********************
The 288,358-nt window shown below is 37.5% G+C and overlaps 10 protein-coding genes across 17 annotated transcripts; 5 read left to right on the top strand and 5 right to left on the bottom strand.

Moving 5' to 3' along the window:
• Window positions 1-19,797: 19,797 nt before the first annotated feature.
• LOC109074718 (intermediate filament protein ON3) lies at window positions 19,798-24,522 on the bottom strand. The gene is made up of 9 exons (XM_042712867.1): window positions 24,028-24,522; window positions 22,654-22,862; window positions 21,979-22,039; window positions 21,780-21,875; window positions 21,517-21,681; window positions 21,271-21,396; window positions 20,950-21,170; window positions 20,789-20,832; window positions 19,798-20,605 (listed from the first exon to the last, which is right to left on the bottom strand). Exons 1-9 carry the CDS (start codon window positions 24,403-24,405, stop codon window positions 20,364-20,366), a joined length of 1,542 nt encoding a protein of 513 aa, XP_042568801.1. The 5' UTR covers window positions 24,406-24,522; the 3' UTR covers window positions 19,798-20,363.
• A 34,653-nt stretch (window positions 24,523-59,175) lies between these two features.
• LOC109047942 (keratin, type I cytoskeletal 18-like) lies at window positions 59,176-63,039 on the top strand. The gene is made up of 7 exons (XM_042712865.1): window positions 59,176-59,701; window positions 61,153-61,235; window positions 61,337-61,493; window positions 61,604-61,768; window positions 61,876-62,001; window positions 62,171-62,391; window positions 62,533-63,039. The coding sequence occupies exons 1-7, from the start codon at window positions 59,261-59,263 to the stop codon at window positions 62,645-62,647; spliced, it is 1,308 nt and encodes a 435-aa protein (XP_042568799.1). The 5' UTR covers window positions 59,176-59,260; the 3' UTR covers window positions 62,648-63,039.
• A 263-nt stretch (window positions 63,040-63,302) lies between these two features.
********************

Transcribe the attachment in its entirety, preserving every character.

The 288,358-nt window shown below is 37.5% G+C and overlaps 10 protein-coding genes across 17 annotated transcripts; 5 read left to right on the top strand and 5 right to left on the bottom strand.

Moving 5' to 3' along the window:
• Window positions 1-19,797: 19,797 nt before the first annotated feature.
• LOC109074718 (intermediate filament protein ON3) lies at window positions 19,798-24,522 on the bottom strand. The gene is made up of 9 exons (XM_042712867.1): window positions 24,028-24,522; window positions 22,654-22,862; window positions 21,979-22,039; window positions 21,780-21,875; window positions 21,517-21,681; window positions 21,271-21,396; window positions 20,950-21,170; window positions 20,789-20,832; window positions 19,798-20,605 (listed from the first exon to the last, which is right to left on the bottom strand). Exons 1-9 carry the CDS (start codon window positions 24,403-24,405, stop codon window positions 20,364-20,366), a joined length of 1,542 nt encoding a protein of 513 aa, XP_042568801.1. The 5' UTR covers window positions 24,406-24,522; the 3' UTR covers window positions 19,798-20,363.
• A 34,653-nt stretch (window positions 24,523-59,175) lies between these two features.
• LOC109047942 (keratin, type I cytoskeletal 18-like) lies at window positions 59,176-63,039 on the top strand. The gene is made up of 7 exons (XM_042712865.1): window positions 59,176-59,701; window positions 61,153-61,235; window positions 61,337-61,493; window positions 61,604-61,768; window positions 61,876-62,001; window positions 62,171-62,391; window positions 62,533-63,039. The coding sequence occupies exons 1-7, from the start codon at window positions 59,261-59,263 to the stop codon at window positions 62,645-62,647; spliced, it is 1,308 nt and encodes a 435-aa protein (XP_042568799.1). The 5' UTR covers window positions 59,176-59,260; the 3' UTR covers window positions 62,648-63,039.
• A 263-nt stretch (window positions 63,040-63,302) lies between these two features.